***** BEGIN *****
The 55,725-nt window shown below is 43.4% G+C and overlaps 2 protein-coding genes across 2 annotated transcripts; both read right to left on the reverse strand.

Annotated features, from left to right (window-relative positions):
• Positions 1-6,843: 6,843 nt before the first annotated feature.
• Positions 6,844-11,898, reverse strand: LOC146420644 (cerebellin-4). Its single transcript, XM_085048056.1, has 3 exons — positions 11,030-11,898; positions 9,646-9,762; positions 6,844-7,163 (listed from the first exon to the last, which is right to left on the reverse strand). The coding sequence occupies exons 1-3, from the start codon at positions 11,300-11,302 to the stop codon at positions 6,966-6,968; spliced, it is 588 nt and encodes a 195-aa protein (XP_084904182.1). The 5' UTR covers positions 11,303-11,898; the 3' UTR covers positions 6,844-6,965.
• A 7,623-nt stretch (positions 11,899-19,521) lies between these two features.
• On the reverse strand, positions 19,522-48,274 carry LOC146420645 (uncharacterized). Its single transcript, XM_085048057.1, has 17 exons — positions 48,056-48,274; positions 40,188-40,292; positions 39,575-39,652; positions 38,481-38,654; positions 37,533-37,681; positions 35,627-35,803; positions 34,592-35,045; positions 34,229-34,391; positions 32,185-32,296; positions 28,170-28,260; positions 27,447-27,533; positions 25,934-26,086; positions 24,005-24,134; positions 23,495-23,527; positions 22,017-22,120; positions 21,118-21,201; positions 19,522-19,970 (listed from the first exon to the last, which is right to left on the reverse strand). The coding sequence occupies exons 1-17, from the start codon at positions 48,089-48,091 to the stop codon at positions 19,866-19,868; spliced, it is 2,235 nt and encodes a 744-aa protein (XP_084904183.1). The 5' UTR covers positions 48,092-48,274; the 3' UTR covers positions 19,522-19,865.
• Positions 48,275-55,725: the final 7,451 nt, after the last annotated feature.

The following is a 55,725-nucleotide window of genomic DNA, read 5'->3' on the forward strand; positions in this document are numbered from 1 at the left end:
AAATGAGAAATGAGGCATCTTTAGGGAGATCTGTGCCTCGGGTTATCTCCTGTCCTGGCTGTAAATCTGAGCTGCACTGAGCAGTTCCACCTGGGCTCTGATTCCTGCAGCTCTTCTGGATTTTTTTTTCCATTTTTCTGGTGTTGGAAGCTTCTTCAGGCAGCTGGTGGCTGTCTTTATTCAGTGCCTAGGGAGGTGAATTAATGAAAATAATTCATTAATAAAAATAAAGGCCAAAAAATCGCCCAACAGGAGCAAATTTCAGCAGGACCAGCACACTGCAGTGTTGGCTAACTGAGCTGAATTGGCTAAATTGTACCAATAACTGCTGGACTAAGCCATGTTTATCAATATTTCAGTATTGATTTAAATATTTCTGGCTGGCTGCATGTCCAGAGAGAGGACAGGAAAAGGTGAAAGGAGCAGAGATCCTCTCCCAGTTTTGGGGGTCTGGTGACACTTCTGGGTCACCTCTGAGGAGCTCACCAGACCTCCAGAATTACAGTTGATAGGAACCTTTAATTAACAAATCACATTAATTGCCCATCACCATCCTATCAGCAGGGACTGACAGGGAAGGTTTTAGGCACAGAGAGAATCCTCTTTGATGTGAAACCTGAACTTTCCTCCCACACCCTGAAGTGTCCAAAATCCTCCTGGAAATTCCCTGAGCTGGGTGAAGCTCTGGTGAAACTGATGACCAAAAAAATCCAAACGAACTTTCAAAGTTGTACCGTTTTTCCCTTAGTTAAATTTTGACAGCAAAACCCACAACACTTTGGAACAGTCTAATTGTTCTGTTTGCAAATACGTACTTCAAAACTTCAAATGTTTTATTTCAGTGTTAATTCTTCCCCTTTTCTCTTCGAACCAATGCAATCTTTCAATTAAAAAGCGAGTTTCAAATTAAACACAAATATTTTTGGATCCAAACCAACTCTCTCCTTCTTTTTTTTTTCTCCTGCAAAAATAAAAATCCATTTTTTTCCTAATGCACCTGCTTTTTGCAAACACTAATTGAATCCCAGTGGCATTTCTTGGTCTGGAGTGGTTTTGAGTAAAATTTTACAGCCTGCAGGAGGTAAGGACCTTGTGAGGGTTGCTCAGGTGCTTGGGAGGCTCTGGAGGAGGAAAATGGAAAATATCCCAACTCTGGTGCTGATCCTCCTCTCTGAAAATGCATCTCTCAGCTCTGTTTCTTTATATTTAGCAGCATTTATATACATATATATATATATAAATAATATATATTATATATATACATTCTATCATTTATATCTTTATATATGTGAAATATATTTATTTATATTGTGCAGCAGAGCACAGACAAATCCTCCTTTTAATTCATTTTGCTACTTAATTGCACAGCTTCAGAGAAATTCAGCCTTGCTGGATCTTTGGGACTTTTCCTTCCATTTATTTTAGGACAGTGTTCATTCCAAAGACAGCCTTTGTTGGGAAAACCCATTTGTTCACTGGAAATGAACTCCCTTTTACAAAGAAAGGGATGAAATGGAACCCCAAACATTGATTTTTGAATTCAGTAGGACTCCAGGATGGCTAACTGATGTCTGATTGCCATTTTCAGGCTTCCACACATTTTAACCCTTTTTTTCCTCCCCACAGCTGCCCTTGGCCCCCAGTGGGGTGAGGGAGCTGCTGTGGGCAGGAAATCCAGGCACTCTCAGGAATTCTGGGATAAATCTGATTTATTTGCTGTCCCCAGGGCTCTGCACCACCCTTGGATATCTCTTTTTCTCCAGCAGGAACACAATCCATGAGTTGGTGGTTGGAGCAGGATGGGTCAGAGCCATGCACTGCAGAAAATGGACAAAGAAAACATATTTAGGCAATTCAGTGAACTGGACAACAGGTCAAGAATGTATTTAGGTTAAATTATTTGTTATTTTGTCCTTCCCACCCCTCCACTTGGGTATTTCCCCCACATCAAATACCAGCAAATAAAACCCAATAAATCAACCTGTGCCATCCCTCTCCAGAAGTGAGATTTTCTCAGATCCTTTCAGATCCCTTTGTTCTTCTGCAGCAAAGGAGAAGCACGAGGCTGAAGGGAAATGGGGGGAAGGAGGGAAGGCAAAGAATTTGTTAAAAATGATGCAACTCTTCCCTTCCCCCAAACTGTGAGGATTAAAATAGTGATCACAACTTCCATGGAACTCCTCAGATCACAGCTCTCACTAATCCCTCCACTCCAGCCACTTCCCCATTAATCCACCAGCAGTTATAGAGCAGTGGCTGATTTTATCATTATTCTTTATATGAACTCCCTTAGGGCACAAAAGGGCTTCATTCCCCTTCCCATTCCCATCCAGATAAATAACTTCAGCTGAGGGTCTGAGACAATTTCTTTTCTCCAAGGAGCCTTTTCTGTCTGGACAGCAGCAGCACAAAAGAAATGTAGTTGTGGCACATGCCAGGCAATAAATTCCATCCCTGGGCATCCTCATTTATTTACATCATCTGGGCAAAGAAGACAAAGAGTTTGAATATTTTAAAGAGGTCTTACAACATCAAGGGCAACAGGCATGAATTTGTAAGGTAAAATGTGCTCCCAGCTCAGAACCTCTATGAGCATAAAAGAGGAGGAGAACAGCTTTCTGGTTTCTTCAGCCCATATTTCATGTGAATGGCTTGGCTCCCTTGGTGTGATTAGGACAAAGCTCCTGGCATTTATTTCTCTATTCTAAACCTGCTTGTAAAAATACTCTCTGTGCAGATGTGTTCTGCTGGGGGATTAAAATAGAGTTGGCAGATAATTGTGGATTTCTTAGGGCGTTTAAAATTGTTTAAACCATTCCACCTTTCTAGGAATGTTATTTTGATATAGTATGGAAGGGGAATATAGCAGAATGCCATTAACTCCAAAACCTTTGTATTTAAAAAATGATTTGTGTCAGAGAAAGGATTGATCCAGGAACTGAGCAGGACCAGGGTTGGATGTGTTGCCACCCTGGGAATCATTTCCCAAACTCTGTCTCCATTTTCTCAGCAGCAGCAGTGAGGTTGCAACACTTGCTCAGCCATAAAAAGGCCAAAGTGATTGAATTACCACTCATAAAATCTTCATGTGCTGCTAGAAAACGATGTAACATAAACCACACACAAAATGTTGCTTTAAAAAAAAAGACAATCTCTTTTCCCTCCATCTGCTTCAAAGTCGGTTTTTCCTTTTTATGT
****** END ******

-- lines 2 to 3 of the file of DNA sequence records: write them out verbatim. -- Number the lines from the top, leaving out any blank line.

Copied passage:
Annotated features, from left to right (window-relative positions):
• Positions 1-6,843: 6,843 nt before the first annotated feature.